As a member of a variety of incredible groups, as well as being one of the most sought after beatmakers in the United Kingdom, not to mention a classic 2011 LP ‘From A Scarecrow’s Perspective’, Leaf Dog is one of the most respected and talented artists out there right now. 2017 finds him standing out on a solo tip once again with ‘Dyslexic Disciple’, released through the UK powerhouse High Focus Records, and featuring appearances from some of the finest vocalists in the country.
When your minute and a half long intro is released as a preview for the LP on YouTube some weeks before the full length drops, and people are as gassed over it as they would be a structured single, you know you’re doing something right. The anticipation for Leaf’s sophomore solo effort has been huge, especially with the abundance of quality material he has given us since 2011s ‘From A Scarecrow’s Perspective’, and the follow-up gets underway with a bang. ‘Big Ego’s’ is a soulfully driven track with melodic keys spliced between the crunchy drums and soaring string samples; Leaf is a superbly skilled beatmaker, but he is no slouch with the pen either, as he delivers raw and honest opinions throughout the ‘Dyslexic Disciple’ album.
The raw, punchy ‘Know Myself’ is an early highlight. The confident delivery, the identifiable lyricism and the smooth, flawlessly executed instrumental are the ingredients of this flavoursome dish that blend together seamlessly, making for a perfect showcase of the signature Leaf Dog sound. The crisp, soulful and reflective vibe of ‘Today’ is classic, golden era influenced hip-hop at it’s best, and the distinctive style of his subtle production is wonderfully engaging with soaring strings and emotive vocal chops. Joe Corfield contributes an inventive, silky instrumental for the jazzy standout ‘All In One’; the intricate plucked guitar and crisp drums are a perfect backing for Leaf’s energetic, charismatic lyricism.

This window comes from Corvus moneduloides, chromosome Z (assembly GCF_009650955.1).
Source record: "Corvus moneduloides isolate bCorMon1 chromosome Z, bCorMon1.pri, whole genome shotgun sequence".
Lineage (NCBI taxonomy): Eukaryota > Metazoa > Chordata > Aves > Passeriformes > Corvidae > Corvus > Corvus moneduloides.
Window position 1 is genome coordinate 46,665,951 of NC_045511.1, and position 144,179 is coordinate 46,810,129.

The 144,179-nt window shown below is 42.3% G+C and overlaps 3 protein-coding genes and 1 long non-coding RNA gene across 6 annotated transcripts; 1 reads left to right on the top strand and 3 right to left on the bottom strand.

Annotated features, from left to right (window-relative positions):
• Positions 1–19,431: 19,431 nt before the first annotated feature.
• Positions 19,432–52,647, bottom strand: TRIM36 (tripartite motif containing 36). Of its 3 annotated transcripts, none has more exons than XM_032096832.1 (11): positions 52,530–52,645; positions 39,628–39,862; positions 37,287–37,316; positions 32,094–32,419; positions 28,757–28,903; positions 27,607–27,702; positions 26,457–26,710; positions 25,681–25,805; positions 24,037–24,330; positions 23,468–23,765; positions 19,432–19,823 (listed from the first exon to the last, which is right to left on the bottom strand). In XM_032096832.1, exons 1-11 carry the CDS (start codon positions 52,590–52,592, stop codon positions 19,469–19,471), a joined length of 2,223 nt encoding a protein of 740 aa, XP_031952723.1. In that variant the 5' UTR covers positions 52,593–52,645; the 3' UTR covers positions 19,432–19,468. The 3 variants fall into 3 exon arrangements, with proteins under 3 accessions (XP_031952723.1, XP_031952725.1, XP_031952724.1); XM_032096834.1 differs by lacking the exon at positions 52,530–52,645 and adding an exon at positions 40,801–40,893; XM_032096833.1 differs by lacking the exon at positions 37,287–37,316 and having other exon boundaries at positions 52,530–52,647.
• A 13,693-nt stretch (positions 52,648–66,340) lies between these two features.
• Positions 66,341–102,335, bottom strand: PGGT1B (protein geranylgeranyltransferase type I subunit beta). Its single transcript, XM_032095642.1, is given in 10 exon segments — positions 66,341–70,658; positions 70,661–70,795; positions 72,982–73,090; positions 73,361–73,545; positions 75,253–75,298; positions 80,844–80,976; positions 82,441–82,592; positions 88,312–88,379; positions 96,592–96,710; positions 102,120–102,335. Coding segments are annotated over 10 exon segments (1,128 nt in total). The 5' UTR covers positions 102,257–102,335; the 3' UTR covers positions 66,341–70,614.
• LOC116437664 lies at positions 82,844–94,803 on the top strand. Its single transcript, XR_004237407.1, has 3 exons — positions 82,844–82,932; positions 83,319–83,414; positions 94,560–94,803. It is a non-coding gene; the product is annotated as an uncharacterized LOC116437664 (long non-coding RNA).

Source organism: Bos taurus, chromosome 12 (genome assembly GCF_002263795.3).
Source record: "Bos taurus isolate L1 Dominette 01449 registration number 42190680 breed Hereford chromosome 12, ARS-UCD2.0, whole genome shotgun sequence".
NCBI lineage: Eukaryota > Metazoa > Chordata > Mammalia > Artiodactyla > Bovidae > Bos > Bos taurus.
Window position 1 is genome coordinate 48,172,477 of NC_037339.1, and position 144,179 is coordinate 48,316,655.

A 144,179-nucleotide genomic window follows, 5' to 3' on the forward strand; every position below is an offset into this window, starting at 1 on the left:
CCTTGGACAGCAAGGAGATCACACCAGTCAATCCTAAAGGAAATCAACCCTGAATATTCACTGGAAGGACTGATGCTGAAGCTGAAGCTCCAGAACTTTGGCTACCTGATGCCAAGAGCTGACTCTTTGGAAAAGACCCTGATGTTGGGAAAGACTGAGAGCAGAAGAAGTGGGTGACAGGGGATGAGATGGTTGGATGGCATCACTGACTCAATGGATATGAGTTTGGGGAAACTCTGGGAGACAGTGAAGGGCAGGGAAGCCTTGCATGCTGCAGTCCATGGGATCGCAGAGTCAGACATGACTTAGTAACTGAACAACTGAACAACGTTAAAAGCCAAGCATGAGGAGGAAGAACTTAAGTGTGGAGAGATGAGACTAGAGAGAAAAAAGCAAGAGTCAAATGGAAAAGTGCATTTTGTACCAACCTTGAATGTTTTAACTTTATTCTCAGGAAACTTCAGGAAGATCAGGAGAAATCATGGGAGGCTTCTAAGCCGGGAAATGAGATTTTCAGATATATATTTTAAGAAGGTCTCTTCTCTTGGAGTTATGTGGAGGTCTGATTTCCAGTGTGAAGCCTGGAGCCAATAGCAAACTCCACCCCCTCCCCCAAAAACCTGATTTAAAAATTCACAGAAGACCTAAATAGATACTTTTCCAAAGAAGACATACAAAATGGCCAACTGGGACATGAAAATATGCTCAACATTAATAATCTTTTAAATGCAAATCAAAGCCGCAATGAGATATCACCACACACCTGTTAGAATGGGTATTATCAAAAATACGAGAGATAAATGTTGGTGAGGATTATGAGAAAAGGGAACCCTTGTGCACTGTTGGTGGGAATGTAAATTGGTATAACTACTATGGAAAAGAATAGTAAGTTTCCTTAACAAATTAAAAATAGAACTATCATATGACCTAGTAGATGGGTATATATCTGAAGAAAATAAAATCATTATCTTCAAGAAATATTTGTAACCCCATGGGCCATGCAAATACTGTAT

Fellow RLD representative Smellington Piff appears on the emphatic ‘Pro Cultivation’, and smokers around the country will be keeping this one on repeat for months to come as Leaf and Piff deliver intoxicated verses at an insanely high potency. The rousing call to MC’s around the country on the single ‘My Scene’ is dope too; the anthemic horns and head-banging percussion makes for a definite standout, and the message is sure to inspire upcoming lyricists to continue on their quest to produce quality British hip-hop music. Revered LDZ MC Dabbla accompanies on the lively ‘Good Times’, setting up a strong selection of collaborations to close out the ‘Dyslexic Disciple’ album in stunning fashion.
‘Last Laugh’ features fellow Brother Of The Stone BVA along with the legendary Jazz T, and the stuttering, old-school beat is a fitting backdrop for the authentic, hard-hitting vocals and sublime cuts. The following track ‘The Reminder’ also features BVA; the chemistry the two spitters have is instantly apparent and unrivaled by their peers, and this is a prime example. If that wasn’t enough though Leaf recruits the off-kilter extraordinaire Kool Keith to deliver a characteristically entertaining verse over the raw self-produced instrumental, and surely this is the cherry on the cake. Don’t speak too soon though; the album closes out with the breathtaking cypher entitled ‘The Legacy’. It features a selection of the finest writers in the UK scene, and Leaf can also boast that he had both Phi Life Cypher and Task Force on the same track in 2017, and who ever thought that would be possible.
Banging beats, a unique voice and clear hip-hop enthusiasm and appreciation runs through the ‘Dyslexic Disciple’ album from beginning to end, and the high standard that the High Focus label holds itself and its artists too continues with this emphatic release. Leaf Dog has produced a quality LP here, and the resources he pools (both in terms of rappers and producers) make for a cohesive album that is sure to satisfy any boom bap aficionado. Stop whatever you’re doing and go and support this release, and please Leaf, let’s not make it another six years before the third one.
By Sam Bennett